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The impact of hormone receptor on the clinical outcomes of HER2-positive breast cancer: a population-based study

Abstract

Background

To investigate the impact of hormone receptor (HR) on the clinicopathological characteristics and prognosis of human epidermal growth factor receptor 2 (HER2)-positive breast cancer.

Methods

Using the Surveillance, Epidemiology, and End Results database, we enrolled patients diagnosed with HER2-positive breast cancer between 2010 and 2016, which were successively assessed for eligibility and categorized into HR + /HER2 + and HR-/HER2 + subgroups. Clinicopathological characteristics were undergone comparative analyses with the baseline distinctions calibrated by propensity score matching, while the survival outcomes were compared using Kaplan–Meier method with log-rank tests.

Results

A total of 46,803 HER2-positive breast cancer patients were identified, of which 32,919 individuals were HR + /HER2 + subtype and 13,884 individuals were HR-/HER2 + subtype, respectively. Comparatively, HR + /HER2 + breast cancer presented a lower histological grade, a smaller tumor size, a lower nodal involvement, and a lower rate of de novo stage IV disease. Substantial heterogeneity was detected in the metastatic patterns of organ-specific involvement between the two subgroups with initial metastasis. Overall, patients with HR + /HER2 + tumors had increasingly favorable prognosis in terms of overall survival and breast cancer-specific survival than patients with the HR−/HER2 + subtype. However, this kind of tendency exhibited disparities associated with HR-specific subtypes based on estrogen receptor (ER) and progesterone receptor (PgR) status, in which ER−/PgR + tended to present the worst prognosis.

Conclusion

This study revealed profound heterogeneity associated with HR status in the clinical outcomes of HER2-positive breast cancer regarding clinicopathological features, metastatic patterns, and prognosis. Prospective studies to optimize therapeutic strategies for HER2-positive subgroups are warranted.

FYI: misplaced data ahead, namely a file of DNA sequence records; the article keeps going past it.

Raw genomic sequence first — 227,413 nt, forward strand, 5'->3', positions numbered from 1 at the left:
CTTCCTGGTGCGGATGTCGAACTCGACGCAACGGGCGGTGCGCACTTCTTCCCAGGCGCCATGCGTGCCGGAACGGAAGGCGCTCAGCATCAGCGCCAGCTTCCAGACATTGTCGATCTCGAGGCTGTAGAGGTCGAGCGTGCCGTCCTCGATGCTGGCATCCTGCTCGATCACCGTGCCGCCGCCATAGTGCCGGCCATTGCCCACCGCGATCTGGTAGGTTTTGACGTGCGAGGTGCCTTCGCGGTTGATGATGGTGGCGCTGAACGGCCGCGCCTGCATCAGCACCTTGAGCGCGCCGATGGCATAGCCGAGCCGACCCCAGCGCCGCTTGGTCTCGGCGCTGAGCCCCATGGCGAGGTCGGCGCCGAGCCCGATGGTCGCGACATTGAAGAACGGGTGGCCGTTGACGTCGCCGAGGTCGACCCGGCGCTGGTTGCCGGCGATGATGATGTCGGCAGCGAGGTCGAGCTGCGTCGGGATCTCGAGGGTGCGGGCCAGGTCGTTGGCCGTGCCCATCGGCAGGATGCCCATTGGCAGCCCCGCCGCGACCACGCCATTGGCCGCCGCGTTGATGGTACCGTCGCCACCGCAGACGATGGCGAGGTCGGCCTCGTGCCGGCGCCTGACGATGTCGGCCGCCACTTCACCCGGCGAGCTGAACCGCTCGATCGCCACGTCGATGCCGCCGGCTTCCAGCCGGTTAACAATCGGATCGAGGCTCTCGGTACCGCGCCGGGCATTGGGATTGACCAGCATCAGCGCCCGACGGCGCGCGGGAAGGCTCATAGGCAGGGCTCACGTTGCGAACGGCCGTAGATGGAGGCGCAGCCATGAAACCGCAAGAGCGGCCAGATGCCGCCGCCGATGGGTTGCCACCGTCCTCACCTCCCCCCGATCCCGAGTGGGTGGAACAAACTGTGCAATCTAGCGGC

Introduction

Breast cancer is the most common malignancy among women, with over 276,000 newly diagnosed cases and nearly 42,000 deaths annually in the United States [1]. Inherently, breast cancer is a heterogeneous disease that is diverse in terms of molecular and clinicopathological characteristics, indicative of potentially different prognosis. According to the expression of human epidermal growth factor receptor 2 (HER2), estrogen receptor (ER), and progesterone receptor (PgR), breast cancer can be classified into four distinctive molecular subtypes recommended as solid reference to the precise treatment and prognosis estimation [2], of which HER2 over-expression is observed in approximately 20–25% of invasive breast cancer and is associated with an inclination of early recurrence and distant metastasis suggestive of an inferior prognosis [3].

Hormone receptors (HR), consisting of ER and PgR, are critical markers for treatment introduction of breast cancer [4]. It was acknowledged that HR-positive breast cancer, compared with HR-negative subgroup, tended to be decreasingly aggressive and of ameliorated prognosis due to endocrine therapy. Previous researches have managed to underline the differences in clinical characteristics, therapeutic responses, and prognosis of HER2-positive breast cancer varied by HR status [5,6,7,8]. A retrospective analysis analyzing 450 HER2-positive breast cancer patients showed that HR-negative subtype was associated with an inferior prognosis [9], while some studies indicated no significant difference existing in the long-term survival of patients between the two subgroups [10,11,12]. To date, given the potentially insufficient sample volume and distinct study design, the clinical impact of the HR status on the prognosis of HER2-positive breast cancer remains controversial.

In this study, based on the large-scale population, we systematically assessed the heterogeneities in the clinical outcomes, regarding clinicopathological features, metastatic patterns, and overall prognosis, of HER2-positive breast cancer associated with HR status. This knowledge was anticipated to provide an opportunity to better understand the tumor behavior and further define personalized treatment strategies for HER2-positive breast cancer patients in clinical practice.

Materials and methods

Patient selection

Data on the breast cancer patients were obtained from the Surveillance, Epidemiology, and End Results (SEER) database (2010–2016, November 2018 submission). Since HER2 status and organ-specific involvement were not registered until 2010, this study adopted the cohort dataset for which the initial diagnosis occurred after 2010. Patients were included of which the information of receptor status was complete and ruled out if the demographics and clinicopathological features were missing.